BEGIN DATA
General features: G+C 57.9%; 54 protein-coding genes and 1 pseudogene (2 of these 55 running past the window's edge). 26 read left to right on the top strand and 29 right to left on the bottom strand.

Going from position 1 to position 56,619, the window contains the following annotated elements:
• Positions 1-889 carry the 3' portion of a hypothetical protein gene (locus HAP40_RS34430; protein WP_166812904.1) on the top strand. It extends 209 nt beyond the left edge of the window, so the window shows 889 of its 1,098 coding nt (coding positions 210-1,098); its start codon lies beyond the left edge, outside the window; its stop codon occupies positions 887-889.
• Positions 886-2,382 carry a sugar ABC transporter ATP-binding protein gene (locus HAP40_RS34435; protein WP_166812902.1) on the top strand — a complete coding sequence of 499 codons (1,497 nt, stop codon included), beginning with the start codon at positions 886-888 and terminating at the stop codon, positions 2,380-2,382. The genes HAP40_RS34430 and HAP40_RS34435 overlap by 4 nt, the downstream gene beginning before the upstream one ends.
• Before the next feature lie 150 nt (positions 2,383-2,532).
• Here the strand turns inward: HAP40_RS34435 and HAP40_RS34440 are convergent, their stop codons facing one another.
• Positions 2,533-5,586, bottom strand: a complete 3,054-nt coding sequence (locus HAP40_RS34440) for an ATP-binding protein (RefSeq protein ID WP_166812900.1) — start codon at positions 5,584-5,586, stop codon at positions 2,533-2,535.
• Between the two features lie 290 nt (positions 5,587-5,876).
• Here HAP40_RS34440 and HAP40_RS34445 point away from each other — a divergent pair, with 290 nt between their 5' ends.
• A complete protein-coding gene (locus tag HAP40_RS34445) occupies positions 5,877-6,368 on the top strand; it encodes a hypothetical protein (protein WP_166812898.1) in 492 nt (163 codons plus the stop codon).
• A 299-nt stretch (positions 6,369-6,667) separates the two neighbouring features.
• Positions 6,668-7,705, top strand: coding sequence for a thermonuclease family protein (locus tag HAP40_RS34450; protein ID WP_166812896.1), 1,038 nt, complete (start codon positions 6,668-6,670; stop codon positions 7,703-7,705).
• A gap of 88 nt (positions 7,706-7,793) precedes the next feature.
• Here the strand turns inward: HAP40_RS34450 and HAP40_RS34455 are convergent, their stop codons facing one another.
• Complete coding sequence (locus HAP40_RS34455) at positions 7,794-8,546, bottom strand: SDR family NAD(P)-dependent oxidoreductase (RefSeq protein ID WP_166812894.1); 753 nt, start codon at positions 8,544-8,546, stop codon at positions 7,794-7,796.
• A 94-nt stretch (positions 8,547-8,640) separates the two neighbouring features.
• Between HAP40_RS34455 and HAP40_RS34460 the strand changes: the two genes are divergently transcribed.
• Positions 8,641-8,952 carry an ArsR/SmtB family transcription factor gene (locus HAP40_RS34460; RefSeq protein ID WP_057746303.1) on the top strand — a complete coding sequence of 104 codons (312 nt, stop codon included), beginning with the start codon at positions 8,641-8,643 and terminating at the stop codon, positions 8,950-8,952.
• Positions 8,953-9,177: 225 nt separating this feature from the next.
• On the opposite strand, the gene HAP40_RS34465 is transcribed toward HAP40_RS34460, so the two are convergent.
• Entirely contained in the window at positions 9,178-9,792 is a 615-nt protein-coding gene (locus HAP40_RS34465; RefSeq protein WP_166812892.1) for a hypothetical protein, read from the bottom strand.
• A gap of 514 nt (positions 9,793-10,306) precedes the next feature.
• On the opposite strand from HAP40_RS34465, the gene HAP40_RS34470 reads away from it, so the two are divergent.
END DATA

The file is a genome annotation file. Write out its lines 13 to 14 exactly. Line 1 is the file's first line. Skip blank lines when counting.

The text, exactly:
• A gap of 88 nt (positions 7,706-7,793) precedes the next feature.
• Here the strand turns inward: HAP40_RS34450 and HAP40_RS34455 are convergent, their stop codons facing one another.